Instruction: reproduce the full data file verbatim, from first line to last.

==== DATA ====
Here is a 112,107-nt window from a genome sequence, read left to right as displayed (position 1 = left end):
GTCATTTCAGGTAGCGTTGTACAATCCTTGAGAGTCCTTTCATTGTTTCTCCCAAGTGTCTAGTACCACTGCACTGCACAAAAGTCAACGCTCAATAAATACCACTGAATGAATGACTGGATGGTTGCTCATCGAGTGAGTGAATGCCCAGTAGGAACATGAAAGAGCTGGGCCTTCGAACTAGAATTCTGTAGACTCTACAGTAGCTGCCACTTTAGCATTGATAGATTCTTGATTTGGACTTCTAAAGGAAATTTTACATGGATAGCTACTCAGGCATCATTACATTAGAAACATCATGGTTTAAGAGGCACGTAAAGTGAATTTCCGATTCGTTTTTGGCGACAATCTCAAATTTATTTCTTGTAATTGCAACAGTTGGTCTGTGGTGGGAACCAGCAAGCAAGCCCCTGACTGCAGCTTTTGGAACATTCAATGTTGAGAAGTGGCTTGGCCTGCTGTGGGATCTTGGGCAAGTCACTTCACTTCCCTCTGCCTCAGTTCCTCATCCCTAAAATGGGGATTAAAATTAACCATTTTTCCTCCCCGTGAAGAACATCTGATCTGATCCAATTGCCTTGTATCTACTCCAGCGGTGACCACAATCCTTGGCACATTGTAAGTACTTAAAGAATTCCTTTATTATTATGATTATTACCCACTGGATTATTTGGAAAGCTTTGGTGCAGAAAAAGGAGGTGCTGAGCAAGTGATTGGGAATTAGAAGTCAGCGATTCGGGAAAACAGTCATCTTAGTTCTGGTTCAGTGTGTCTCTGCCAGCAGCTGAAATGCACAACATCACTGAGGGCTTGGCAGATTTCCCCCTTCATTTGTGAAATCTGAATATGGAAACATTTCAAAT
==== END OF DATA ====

Here is a 112,107-nt window from a genome sequence, read left to right as displayed (position 1 = left end):
GTCATTTCAGGTAGCGTTGTACAATCCTTGAGAGTCCTTTCATTGTTTCTCCCAAGTGTCTAGTACCACTGCACTGCACAAAAGTCAACGCTCAATAAATACCACTGAATGAATGACTGGATGGTTGCTCATCGAGTGAGTGAATGCCCAGTAGGAACATGAAAGAGCTGGGCCTTCGAACTAGAATTCTGTAGACTCTACAGTAGCTGCCACTTTAGCATTGATAGATTCTTGATTTGGACTTCTAAAGGAAATTTTACATGGATAGCTACTCAGGCATCATTACATTAGAAACATCATGGTTTAAGAGGCACGTAAAGTGAATTTCCGATTCGTTTTTGGCGACAATCTCAAATTTATTTCTTGTAATTGCAACAGTTGGTCTGTGGTGGGAACCAGCAAGCAAGCCCCTGACTGCAGCTTTTGGAACATTCAATGTTGAGAAGTGGCTTGGCCTGCTGTGGGATCTTGGGCAAGTCACTTCACTTCCCTCTGCCTCAGTTCCTCATCCCTAAAATGGGGATTAAAATTAACCATTTTTCCTCCCCGTGAAGAACATCTGATCTGATCCAATTGCCTTGTATCTACTCCAGCGGTGACCACAATCCTTGGCACATTGTAAGTACTTAAAGAATTCCTTTATTATTATGATTATTACCCACTGGATTATTTGGAAAGCTTTGGTGCAGAAAAAGGAGGTGCTGAGCAAGTGATTGGGAATTAGAAGTCAGCGATTCGGGAAAACAGTCATCTTAGTTCTGGTTCAGTGTGTCTCTGCCAGCAGCTGAAATGCACAACATCACTGAGGGCTTGGCAGATTTCCCCCTTCATTTGTGAAATCTGAATATGGAAACATTTCAAAT